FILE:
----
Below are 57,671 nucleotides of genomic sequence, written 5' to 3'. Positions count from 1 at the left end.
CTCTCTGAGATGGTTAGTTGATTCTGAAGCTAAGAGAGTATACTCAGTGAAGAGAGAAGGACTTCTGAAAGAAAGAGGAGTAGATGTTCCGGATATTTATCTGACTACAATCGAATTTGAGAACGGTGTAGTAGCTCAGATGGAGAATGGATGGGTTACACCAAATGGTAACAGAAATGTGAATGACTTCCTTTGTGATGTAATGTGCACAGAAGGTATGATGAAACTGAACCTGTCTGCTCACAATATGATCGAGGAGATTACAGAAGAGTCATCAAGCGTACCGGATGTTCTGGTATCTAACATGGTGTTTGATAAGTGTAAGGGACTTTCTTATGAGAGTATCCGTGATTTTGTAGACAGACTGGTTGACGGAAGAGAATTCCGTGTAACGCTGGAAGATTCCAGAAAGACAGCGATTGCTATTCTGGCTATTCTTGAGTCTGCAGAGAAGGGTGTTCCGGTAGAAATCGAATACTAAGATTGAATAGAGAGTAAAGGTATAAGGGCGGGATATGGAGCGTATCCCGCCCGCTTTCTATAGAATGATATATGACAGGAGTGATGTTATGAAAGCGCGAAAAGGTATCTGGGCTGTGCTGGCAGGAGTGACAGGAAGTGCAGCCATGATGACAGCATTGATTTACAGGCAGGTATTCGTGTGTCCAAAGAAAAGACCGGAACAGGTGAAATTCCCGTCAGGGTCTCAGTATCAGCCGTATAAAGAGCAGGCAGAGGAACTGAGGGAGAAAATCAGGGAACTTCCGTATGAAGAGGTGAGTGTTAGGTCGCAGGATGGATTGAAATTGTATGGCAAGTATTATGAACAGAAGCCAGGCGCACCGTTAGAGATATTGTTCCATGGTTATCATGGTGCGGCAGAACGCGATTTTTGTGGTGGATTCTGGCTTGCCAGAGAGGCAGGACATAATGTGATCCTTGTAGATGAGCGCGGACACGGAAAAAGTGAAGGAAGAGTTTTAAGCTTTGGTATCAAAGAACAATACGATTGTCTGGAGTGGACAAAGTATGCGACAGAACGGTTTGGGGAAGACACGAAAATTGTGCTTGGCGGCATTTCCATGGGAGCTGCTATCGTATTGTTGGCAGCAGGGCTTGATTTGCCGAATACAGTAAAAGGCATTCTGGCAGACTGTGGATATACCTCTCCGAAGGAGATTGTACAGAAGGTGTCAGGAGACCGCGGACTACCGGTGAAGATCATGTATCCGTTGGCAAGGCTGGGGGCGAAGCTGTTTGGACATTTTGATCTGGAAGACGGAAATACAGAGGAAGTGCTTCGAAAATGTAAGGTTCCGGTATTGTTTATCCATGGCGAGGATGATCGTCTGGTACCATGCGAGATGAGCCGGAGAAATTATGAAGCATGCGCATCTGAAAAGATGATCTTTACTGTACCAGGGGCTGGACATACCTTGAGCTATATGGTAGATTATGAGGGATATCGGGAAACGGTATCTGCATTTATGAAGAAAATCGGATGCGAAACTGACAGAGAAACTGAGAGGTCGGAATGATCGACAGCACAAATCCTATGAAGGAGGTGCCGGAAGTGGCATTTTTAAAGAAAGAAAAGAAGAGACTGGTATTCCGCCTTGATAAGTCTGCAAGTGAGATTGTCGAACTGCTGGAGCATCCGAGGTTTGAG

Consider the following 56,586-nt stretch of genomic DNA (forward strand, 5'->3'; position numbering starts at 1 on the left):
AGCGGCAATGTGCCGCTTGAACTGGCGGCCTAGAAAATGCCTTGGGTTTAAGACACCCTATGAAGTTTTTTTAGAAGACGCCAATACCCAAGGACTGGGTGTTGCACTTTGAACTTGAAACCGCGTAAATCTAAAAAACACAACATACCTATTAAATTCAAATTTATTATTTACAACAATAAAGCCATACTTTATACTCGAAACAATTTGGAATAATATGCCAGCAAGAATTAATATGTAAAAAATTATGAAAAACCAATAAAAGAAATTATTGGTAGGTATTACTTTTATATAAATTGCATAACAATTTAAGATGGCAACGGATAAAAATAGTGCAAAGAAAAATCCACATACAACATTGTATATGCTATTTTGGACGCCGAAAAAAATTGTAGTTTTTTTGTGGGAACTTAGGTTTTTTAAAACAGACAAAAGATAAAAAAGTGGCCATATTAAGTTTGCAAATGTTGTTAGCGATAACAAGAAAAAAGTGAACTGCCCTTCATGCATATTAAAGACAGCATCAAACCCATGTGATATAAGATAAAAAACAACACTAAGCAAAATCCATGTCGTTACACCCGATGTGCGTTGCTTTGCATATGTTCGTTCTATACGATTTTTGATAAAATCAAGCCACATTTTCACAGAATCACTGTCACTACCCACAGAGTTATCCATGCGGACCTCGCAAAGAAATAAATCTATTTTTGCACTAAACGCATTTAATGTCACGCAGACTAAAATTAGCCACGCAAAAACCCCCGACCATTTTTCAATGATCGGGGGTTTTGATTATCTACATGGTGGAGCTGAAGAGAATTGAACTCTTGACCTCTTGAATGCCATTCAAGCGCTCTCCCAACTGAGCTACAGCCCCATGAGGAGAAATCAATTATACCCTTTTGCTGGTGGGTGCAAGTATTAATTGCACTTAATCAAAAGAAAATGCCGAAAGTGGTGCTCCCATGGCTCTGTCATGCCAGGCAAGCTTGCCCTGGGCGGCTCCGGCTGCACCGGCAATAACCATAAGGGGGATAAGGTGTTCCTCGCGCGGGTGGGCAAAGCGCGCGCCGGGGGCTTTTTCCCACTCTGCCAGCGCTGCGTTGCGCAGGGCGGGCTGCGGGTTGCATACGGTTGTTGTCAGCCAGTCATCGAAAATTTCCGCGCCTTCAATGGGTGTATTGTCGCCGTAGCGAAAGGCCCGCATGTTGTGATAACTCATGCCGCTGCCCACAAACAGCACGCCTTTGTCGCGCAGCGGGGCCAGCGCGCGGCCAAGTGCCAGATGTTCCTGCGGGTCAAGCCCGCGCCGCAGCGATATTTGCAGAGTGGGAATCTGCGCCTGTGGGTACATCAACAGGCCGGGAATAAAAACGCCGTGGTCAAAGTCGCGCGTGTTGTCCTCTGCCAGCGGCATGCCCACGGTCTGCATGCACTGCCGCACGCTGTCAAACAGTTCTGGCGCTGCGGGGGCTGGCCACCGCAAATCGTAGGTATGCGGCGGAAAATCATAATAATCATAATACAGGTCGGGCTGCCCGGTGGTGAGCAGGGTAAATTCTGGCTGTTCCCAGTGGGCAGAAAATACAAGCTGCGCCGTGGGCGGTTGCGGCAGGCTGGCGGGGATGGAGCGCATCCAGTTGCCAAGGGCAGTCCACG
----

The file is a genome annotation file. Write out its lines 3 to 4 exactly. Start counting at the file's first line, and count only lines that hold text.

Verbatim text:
Consider the following 56,586-nt stretch of genomic DNA (forward strand, 5'->3'; position numbering starts at 1 on the left):
AGCGGCAATGTGCCGCTTGAACTGGCGGCCTAGAAAATGCCTTGGGTTTAAGACACCCTATGAAGTTTTTTTAGAAGACGCCAATACCCAAGGACTGGGTGTTGCACTTTGAACTTGAAACCGCGTAAATCTAAAAAACACAACATACCTATTAAATTCAAATTTATTATTTACAACAATAAAGCCATACTTTATACTCGAAACAATTTGGAATAATATGCCAGCAAGAATTAATATGTAAAAAATTATGAAAAACCAATAAAAGAAATTATTGGTAGGTATTACTTTTATATAAATTGCATAACAATTTAAGATGGCAACGGATAAAAATAGTGCAAAGAAAAATCCACATACAACATTGTATATGCTATTTTGGACGCCGAAAAAAATTGTAGTTTTTTTGTGGGAACTTAGGTTTTTTAAAACAGACAAAAGATAAAAAAGTGGCCATATTAAGTTTGCAAATGTTGTTAGCGATAACAAGAAAAAAGTGAACTGCCCTTCATGCATATTAAAGACAGCATCAAACCCATGTGATATAAGATAAAAAACAACACTAAGCAAAATCCATGTCGTTACACCCGATGTGCGTTGCTTTGCATATGTTCGTTCTATACGATTTTTGATAAAATCAAGCCACATTTTCACAGAATCACTGTCACTACCCACAGAGTTATCCATGCGGACCTCGCAAAGAAATAAATCTATTTTTGCACTAAACGCATTTAATGTCACGCAGACTAAAATTAGCCACGCAAAAACCCCCGACCATTTTTCAATGATCGGGGGTTTTGATTATCTACATGGTGGAGCTGAAGAGAATTGAACTCTTGACCTCTTGAATGCCATTCAAGCGCTCTCCCAACTGAGCTACAGCCCCATGAGGAGAAATCAATTATACCCTTTTGCTGGTGGGTGCAAGTATTAATTGCACTTAATCAAAAGAAAATGCCGAAAGTGGTGCTCCCATGGCTCTGTCATGCCAGGCAAGCTTGCCCTGGGCGGCTCCGGCTGCACCGGCAATAACCATAAGGGGGATAAGGTGTTCCTCGCGCGGGTGGGCAAAGCGCGCGCCGGGGGCTTTTTCCCACTCTGCCAGCGCTGCGTTGCGCAGGGCGGGCTGCGGGTTGCATACGGTTGTTGTCAGCCAGTCATCGAAAATTTCCGCGCCTTCAATGGGTGTATTGTCGCCGTAGCGAAAGGCCCGCATGTTGTGATAACTCATGCCGCTGCCCACAAACAGCACGCCTTTGTCGCGCAGCGGGGCCAGCGCGCGGCCAAGTGCCAGATGTTCCTGCGGGTCAAGCCCGCGCCGCAGCGATATTTGCAGAGTGGGAATCTGCGCCTGTGGGTACATCAACAGGCCGGGAATAAAAACGCCGTGGTCAAAGTCGCGCGTGTTGTCCTCTGCCAGCGGCATGCCCACGGTCTGCATGCACTGCCGCACGCTGTCAAACAGTTCTGGCGCTGCGGGGGCTGGCCACCGCAAATCGTAGGTATGCGGCGGAAAATCATAATAATCATAATACAGGTCGGGCTGCCCGGTGGTGAGCAGGGTAAATTCTGGCTGTTCCCAGTGGGCAGAAAATACAAGCTGCGCCGTGGGCGGTTGCGGCAGGCTGGCGGGGATGGAGCGCATCCAGTTGCCAAGGGCAGTCCACG